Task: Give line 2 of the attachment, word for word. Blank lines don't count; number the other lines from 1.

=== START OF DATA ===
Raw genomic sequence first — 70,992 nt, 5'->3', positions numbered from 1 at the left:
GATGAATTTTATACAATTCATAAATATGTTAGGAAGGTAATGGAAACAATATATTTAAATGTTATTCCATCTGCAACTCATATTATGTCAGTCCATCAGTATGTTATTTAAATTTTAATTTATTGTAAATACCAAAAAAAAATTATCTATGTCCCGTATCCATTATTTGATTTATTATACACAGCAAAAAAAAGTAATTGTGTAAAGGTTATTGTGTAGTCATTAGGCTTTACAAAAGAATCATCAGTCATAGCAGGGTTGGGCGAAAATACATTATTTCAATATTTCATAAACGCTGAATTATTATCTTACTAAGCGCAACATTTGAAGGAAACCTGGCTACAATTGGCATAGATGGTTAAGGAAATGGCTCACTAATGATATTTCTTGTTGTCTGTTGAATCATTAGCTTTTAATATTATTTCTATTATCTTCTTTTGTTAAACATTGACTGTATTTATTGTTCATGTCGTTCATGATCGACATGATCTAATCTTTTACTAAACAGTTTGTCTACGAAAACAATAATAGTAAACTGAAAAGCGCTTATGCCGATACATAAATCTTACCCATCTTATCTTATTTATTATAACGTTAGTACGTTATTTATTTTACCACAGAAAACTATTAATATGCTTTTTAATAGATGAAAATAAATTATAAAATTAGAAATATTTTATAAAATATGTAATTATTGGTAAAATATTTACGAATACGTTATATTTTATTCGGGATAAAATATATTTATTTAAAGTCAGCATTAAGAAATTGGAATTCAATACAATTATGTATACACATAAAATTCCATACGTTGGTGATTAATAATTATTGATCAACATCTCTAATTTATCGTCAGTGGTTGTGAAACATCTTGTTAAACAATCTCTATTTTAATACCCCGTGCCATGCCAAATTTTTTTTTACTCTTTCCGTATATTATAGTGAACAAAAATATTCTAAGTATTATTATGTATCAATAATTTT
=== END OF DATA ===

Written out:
GATGAATTTTATACAATTCATAAATATGTTAGGAAGGTAATGGAAACAATATATTTAAATGTTATTCCATCTGCAACTCATATTATGTCAGTCCATCAGTATGTTATTTAAATTTTAATTTATTGTAAATACCAAAAAAAAATTATCTATGTCCCGTATCCATTATTTGATTTATTATACACAGCAAAAAAAAGTAATTGTGTAAAGGTTATTGTGTAGTCATTAGGCTTTACAAAAGAATCATCAGTCATAGCAGGGTTGGGCGAAAATACATTATTTCAATATTTCATAAACGCTGAATTATTATCTTACTAAGCGCAACATTTGAAGGAAACCTGGCTACAATTGGCATAGATGGTTAAGGAAATGGCTCACTAATGATATTTCTTGTTGTCTGTTGAATCATTAGCTTTTAATATTATTTCTATTATCTTCTTTTGTTAAACATTGACTGTATTTATTGTTCATGTCGTTCATGATCGACATGATCTAATCTTTTACTAAACAGTTTGTCTACGAAAACAATAATAGTAAACTGAAAAGCGCTTATGCCGATACATAAATCTTACCCATCTTATCTTATTTATTATAACGTTAGTACGTTATTTATTTTACCACAGAAAACTATTAATATGCTTTTTAATAGATGAAAATAAATTATAAAATTAGAAATATTTTATAAAATATGTAATTATTGGTAAAATATTTACGAATACGTTATATTTTATTCGGGATAAAATATATTTATTTAAAGTCAGCATTAAGAAATTGGAATTCAATACAATTATGTATACACATAAAATTCCATACGTTGGTGATTAATAATTATTGATCAACATCTCTAATTTATCGTCAGTGGTTGTGAAACATCTTGTTAAACAATCTCTATTTTAATACCCCGTGCCATGCCAAATTTTTTTTTACTCTTTCCGTATATTATAGTGAACAAAAATATTCTAAGTATTATTATGTATCAATAATTTT